The expected advantages of the 3D system include an improved learning curve with greater speed, optimised precision and fewer mistakes that result in shorter operation times, fewer complications and cost reduction.
There was no difference regarding the sequence in which the systems were used, and in all tasks the expert group was significantly faster than the student and non-expert groups.
In practice, a 0° optic is not standard anymore, as many surgeons use a 30° optic. At the time this study was conducted, a 3D 30° optic from Storz (Karl Storz SE & Co., Tuttlingen, Germany) was unavailable. Therefore, a 0° optic was used with the 2D system; thus, some of the experts or non-experts may have experienced issues with the unusual perspective.
We anticipated that the 3D system would have a distinct advantage for all of the groups and tasks. Overall, a reduction in mistakes and time was achieved. Group B performed 20% faster, on average, during all 4 tasks and made fewer mistakes in 2 of the tasks compared to group A. The experts significantly benefited from the 3D system in terms of accuracy when performing the ball-throwing exercise compared to the non-experts and students (Table 2). The students, however, showed a significantly greater benefit when using the 3D system in terms of less accidental contact in comparison to experts and non-experts when performing task 3 (Table 3). All participants rated the 3D tasks as easier to perform; and, this rating was significant for the first 3 tasks. The number of tasks that were needed before the candidates adjusted to the perspective did not differ between the 2D and 3D systems. Loss of concentration occurred at the same rate and after the same amount of time for both systems as well. Nausea and dizziness were reported only when working with the 3D system. As a result of the learning effect, the participants performed the second round of trials better than the first round. This effect was especially evident in the beginners, suggestive of a novelty effect, as the more experienced the candidates were, the smaller the effect of the 3D system. According to the subjects’ perceptions, the 3D system gave them an advantage. Nearly 100% of the subjects considered the 3D system as beneficial, with disadvantages, as nausea and dizziness or handicapped by the 3D glasses because of the glasses fogging-up with movement and losing the 3D view when turning the head sideways, noticed only occasionally.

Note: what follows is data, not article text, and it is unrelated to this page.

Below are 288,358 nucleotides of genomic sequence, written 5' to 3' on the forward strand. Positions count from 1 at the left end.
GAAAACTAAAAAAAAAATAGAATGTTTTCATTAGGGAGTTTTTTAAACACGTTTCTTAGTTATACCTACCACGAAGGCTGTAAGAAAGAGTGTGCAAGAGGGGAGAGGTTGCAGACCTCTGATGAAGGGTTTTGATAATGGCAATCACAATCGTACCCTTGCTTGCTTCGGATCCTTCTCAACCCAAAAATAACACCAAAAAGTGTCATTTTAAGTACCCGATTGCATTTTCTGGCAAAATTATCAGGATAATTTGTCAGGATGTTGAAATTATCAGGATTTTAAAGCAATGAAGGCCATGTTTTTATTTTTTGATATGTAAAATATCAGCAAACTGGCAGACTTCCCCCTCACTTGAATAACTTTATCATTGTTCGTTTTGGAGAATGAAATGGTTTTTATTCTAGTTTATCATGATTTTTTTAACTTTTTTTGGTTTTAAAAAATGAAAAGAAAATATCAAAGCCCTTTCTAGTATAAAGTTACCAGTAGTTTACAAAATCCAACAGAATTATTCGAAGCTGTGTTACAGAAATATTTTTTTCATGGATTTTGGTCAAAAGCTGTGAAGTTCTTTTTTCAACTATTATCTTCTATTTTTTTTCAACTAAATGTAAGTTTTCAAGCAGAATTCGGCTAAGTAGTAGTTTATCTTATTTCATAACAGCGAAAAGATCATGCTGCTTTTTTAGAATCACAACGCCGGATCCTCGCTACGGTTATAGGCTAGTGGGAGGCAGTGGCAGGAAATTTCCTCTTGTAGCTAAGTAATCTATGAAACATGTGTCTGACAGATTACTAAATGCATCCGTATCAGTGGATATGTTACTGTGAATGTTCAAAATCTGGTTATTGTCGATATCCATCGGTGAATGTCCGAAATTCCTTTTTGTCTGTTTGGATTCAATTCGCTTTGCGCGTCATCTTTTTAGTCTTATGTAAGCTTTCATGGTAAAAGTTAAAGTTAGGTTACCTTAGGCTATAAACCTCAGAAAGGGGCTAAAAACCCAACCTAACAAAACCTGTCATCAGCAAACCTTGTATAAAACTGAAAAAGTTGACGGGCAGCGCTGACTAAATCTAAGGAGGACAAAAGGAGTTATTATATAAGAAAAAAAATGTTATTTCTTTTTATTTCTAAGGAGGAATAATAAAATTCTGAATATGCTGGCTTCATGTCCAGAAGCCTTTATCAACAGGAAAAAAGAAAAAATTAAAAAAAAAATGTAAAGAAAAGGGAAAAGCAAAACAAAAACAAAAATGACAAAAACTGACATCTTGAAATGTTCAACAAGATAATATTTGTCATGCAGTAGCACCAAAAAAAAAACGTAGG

This work supports previous studies investigating the benefits of this technology and explains the disadvantages in detail, such as the hindrance experienced when using goggles, loss of concentration and headache [7, 8, 9, 10]. Measurements were also taken from non-experts. Doctors-in-training have not previously participated in research measuring the benefits of 3D. Their inclusion is another factor that suggests the 3D technique can be easily incorporated into routine LSCs, which are currently an important aspect of modern surgery [11, 12, 13]. There are examples of robot-assisted LSCs, such as the Da Vinci, which benefits from 3D visualization and increased degrees of freedom to provide better results [14, 15]. However, the combination of 3D and conventional LSC offers a more cost-effective and simpler alternative to the Da Vinci [16, 17]. Yet, this technology is still in the developmental phase, thus our work should be seen as a contribution to help move this technology forward [11, 18, 19, 20].
In some clinics, the 3D system is available in the operation theatre as a permanent feature, but is rarely used. As this study suggests, surgeons should start using 3D systems early in their operating career, as the effects are substantial for beginners and the learning curve can be improved. This is especially important as there are fewer operations due to an increase in the number of conservative procedures based on better alternative treatments or diagnostics [21, 22, 23, 24, 25, 26]. This is also an approach that may prove useful in increasing the use of robot-assisted LSC using simple tools. A multi-centre study comparing the outcome of operations using 3D systems in conventional LSC and robot-assisted LSC should be considered for future studies.